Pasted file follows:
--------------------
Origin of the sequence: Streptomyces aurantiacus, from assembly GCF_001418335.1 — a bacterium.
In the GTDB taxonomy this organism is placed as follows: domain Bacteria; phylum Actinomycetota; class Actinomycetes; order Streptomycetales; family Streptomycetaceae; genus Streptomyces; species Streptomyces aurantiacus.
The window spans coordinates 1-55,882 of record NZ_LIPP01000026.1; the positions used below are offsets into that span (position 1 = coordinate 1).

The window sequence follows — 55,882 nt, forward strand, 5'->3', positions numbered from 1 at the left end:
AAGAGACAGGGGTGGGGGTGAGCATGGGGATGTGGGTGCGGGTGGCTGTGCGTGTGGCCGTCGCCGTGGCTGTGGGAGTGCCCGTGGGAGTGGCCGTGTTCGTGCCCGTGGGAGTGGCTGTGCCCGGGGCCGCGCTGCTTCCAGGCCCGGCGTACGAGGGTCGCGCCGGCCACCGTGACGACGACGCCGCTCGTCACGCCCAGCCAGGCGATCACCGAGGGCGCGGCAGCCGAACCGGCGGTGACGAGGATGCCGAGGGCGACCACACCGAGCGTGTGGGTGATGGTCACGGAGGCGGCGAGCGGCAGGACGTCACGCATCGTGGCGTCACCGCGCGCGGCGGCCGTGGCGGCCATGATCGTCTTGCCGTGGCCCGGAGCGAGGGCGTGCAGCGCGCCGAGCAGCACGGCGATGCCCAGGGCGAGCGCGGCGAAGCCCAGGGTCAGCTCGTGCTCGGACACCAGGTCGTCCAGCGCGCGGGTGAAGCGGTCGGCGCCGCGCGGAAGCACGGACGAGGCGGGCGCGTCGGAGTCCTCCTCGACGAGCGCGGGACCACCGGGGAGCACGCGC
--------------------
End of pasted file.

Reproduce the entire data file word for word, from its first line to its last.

Origin of the sequence: Streptomyces aurantiacus, from assembly GCF_001418335.1 — a bacterium.
In the GTDB taxonomy this organism is placed as follows: domain Bacteria; phylum Actinomycetota; class Actinomycetes; order Streptomycetales; family Streptomycetaceae; genus Streptomyces; species Streptomyces aurantiacus.
The window spans coordinates 1-55,882 of record NZ_LIPP01000026.1; the positions used below are offsets into that span (position 1 = coordinate 1).

The window sequence follows — 55,882 nt, forward strand, 5'->3', positions numbered from 1 at the left end:
AAGAGACAGGGGTGGGGGTGAGCATGGGGATGTGGGTGCGGGTGGCTGTGCGTGTGGCCGTCGCCGTGGCTGTGGGAGTGCCCGTGGGAGTGGCCGTGTTCGTGCCCGTGGGAGTGGCTGTGCCCGGGGCCGCGCTGCTTCCAGGCCCGGCGTACGAGGGTCGCGCCGGCCACCGTGACGACGACGCCGCTCGTCACGCCCAGCCAGGCGATCACCGAGGGCGCGGCAGCCGAACCGGCGGTGACGAGGATGCCGAGGGCGACCACACCGAGCGTGTGGGTGATGGTCACGGAGGCGGCGAGCGGCAGGACGTCACGCATCGTGGCGTCACCGCGCGCGGCGGCCGTGGCGGCCATGATCGTCTTGCCGTGGCCCGGAGCGAGGGCGTGCAGCGCGCCGAGCAGCACGGCGATGCCCAGGGCGAGCGCGGCGAAGCCCAGGGTCAGCTCGTGCTCGGACACCAGGTCGTCCAGCGCGCGGGTGAAGCGGTCGGCGCCGCGCGGAAGCACGGACGAGGCGGGCGCGTCGGAGTCCTCCTCGACGAGCGCGGGACCACCGGGGAGCACGCGC